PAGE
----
05 September 2008

WMT: Financial Analysis through July 2008 (Update)

We previously posted an analysis of Wal-Mart's preliminary financial statements for the quarter that ended on 31 July 2008, which was the second quarter of the company's fiscal year.  Wal-Mart has now submitted a complete 10-Q quarterly report, which we have examined.

Discounter Wal-Mart Stores, Inc. (NYSE: WMT) has annual sales of $375 billion, close to one-twelfth of U.S. retail sales.  It garnered the top spot on the 2008 edition of the Fortune 500 list of America's largest corporations, edging ahead of Exxon Mobil (NYSE: XOM).  In today's slow U.S. economy, consumers are worried about their jobs, homes, and by high food and energy prices.  Super-efficient Wal-Mart has the advantage of selling the merchandise shoppers can't do without, and it does so at prices difficult for competitors, such as Target (NYSE: TGT), Kohl's (NYSE: KSS), and Sears Holdings (NASDAQ: SHLD), to match.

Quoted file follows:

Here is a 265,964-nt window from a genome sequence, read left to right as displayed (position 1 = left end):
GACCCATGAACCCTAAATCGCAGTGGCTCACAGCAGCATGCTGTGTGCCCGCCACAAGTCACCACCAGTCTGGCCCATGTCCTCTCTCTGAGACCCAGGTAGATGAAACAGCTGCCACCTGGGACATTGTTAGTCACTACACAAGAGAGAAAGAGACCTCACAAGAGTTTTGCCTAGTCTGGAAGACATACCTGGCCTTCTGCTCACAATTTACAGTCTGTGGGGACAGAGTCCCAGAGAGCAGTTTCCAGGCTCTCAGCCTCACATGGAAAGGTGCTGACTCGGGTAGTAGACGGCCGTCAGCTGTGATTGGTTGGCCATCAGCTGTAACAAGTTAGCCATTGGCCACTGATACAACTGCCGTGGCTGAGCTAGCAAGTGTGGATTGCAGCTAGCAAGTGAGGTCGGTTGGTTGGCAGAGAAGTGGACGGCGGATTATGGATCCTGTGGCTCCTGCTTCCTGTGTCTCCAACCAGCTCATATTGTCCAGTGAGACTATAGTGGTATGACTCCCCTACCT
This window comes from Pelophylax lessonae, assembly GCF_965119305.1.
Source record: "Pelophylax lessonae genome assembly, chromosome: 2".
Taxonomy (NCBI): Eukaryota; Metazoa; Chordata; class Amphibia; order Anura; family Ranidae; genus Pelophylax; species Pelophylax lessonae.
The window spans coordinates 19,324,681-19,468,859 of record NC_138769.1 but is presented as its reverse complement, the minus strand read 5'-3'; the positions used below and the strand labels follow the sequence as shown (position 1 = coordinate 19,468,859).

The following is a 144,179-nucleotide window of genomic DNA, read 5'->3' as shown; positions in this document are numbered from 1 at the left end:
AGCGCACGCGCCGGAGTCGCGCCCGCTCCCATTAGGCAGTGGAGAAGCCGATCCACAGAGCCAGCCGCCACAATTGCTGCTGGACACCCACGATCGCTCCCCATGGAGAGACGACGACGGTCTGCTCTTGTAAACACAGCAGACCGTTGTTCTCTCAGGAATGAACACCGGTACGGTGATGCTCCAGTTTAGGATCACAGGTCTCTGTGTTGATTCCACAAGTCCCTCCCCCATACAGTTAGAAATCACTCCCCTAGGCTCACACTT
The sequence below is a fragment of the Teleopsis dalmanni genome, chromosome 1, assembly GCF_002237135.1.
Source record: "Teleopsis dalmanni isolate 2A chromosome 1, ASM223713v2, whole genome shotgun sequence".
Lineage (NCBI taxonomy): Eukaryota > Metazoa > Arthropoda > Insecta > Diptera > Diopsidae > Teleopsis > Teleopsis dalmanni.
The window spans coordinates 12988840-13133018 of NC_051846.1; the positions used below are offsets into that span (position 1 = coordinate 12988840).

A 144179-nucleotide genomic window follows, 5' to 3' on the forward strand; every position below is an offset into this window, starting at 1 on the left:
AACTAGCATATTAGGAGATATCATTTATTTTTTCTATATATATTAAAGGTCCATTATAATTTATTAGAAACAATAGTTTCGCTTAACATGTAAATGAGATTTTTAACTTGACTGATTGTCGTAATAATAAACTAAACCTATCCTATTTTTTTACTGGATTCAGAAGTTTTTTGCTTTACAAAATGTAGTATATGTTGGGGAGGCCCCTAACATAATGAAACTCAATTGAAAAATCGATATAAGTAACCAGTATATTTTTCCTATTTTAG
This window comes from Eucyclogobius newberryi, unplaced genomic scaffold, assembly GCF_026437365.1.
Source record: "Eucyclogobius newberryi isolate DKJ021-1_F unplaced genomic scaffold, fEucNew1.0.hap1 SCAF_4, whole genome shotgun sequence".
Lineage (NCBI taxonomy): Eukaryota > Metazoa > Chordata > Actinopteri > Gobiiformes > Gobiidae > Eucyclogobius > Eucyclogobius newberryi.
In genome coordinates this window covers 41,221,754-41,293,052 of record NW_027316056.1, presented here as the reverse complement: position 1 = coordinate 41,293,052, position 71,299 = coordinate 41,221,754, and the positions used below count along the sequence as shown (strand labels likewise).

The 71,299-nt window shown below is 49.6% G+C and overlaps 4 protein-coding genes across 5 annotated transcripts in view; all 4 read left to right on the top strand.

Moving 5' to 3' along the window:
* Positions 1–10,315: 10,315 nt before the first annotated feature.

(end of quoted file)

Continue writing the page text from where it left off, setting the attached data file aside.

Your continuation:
The additional data in the 10-Q did not change the gauge scores from those we computed using the preliminary report.

Our examination of Wal-Mart's second-quarter Income Statement was unaffected.

A couple of other interesting tidbits from the 10-Q:

The company has three operating segments: Wal-Mart U.S., International, and Sam's Club.  In the recent quarter, Wal-Mart U.S. brought in 63 percent of total Revenue, but it contributed 81 percent of Operating Income.  The percentages were very similar in the second quarter of 2007.

Wal-Mart's sale of a UK subsididiary, Gazeley, closed in July 2008, and the company estimated that it earned $200 million on the transaction.  Wal-Mart's third-quarter results will benefit from this gain, which will be recorded as earnings from discontinued operations.

Effective this fiscal year, Wal-Mart has revised its definition of comparable store sales, which is sometimes referred to as "same-store sales."  The new definition "include[s] sales from stores and clubs open for the previous 12 months, including remodels, relocations and expansions." The company deems the impact of the change to be "inconsequential," but it seems like it might have a small positive effect.

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